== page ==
Minkler’s 10 Commitments

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Working or studying in public health means that we’re often involved with community health, or a larger population than just an individual.

Many of us have potentially studied community based participatory research (CBPR) through our public health work- and know that aside from just playing nice with your target population…there are a few other, shall we say, commandments, that we need to remember as public health professionals. If you studied CBPR formally, you’ve most likely heard of Dr. Meredith Minkler of UC Berkeley, and her wonderful 10 commitments to working in community health. Continue reading

10 Apps to Help You Adult Better

unnamedAhhh…the smell of recent college graduates.

From all of us who have been there- to all of the newly graduated- welcome. Welcome to the most bizarre/awesome/exciting/stressful time ever. Oh and congrats! You did it! Graduating is one of the most rewarding experiences. You’ve worked so hard toward this goal- and have finally achieved it. You’ve now joined the elite club of MPHers that are out in the world doing some incredible work!

Now, I don’t know about anyone else, but it’s still an odd thing to think of myself as a real life adult. Sometimes I just have to suck it up and pretend. I’m not sure that feeling will ever go away actually. But when I get a little worried, nervous, need some help or just stuck on something in life I have a weird habit to deal with it all and work through everything. I download phone apps to solve it. Continue reading

Wellness.

unnamedLast week for work I attended a community connection health and wellness summit focused on mental health. Since I work for a substance abuse recovery/treatment clinic we attended to speak about co-occurring disorders in those that are seeking substance abuse treatment (and also provided free naloxone kits and naloxone training!!). It was a great event for quite a few reasons, and a wonderful networking opportunity for individuals and groups/programs.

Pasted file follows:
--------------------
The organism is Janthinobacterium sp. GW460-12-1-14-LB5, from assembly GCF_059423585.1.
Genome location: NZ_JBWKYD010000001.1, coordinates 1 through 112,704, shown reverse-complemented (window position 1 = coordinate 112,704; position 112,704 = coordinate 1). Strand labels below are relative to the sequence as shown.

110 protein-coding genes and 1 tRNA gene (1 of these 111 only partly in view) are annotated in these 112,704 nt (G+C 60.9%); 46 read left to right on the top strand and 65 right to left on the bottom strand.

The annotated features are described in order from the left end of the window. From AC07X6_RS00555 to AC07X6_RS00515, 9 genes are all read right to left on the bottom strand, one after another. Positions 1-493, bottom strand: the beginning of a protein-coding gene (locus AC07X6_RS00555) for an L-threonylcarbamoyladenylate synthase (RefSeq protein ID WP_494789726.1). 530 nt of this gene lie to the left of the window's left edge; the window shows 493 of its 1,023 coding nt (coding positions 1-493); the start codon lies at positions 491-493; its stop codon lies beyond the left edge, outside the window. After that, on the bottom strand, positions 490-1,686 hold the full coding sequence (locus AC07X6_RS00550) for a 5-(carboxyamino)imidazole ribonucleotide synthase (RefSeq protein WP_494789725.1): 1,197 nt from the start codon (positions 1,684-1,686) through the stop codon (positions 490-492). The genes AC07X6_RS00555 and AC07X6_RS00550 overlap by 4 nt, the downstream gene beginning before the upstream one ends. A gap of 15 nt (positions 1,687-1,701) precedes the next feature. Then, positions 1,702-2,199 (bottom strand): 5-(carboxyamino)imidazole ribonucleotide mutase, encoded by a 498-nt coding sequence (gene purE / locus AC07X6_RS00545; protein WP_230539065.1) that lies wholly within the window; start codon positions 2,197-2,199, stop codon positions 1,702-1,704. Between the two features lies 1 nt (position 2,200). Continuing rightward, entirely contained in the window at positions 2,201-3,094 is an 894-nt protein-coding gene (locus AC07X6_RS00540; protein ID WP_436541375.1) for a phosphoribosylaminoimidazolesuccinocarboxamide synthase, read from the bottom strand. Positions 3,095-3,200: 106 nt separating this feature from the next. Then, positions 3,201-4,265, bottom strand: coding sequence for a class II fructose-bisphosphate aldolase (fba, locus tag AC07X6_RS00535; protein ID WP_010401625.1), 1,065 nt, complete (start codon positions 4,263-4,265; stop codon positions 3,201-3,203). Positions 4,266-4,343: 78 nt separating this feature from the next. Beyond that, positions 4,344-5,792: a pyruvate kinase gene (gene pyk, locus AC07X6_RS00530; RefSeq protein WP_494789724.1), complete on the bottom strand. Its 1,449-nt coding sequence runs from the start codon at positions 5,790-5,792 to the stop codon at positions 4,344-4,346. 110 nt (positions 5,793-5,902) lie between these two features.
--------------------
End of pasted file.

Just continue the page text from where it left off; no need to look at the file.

But I’m not here to talk about the event on its own. We’ve all been to health events, talks, and seminars. We know how they go (the good, the bad, and the downright boringggggg). What I am writing about today was an extremely simple take-away message and reminder for us working in the public health and health field in general; wellness. Continue reading

#2016

IMG_4863#NewYearNewMe season is about to hit the fan

Insert eyeroll.

Ok, that’s a little harsh.

Anyone who takes the time to reassess what they’ve got going on in their life, and what they would like to accomplish or work on in the coming year deserves some praise and encouragement.

(but can we please somehow do away with the phrase New Year, New Me??!!)

Last year I set some goals for myself to work on or address both professionally and personally. I feel..okay…with how it went. I know I could have worked on some of the tougher options a littttttttle more, but that just means I have a roll over into 2016.

Last year was the first year I took the time to really evaluate myself professionally and career(ally??- can we make that a word) wise. I felt that it was challenging and different to try and tackle and confront all that I needed to improve or wanted to try in 2015 to further myself in the public health field. It was kinda scary. Have you ever sat down and ripped yourself apart, trying to find all of your weaknesses as a potential candidate or employee- and then address how to strengthen those? No? Well you should. I learned an amazing amount about myself, and what I can bring to the table, and I’m sure you can too if you take it seriously and work on it over time.

My suggestion for everyone trying to improve some aspect of their life or public health career this year by setting some resolutions, is to address your career/professional life. Take a few days/weeks and build a plan. Look over some suggestions I’ve provided here: 2016 – and good luck!! 

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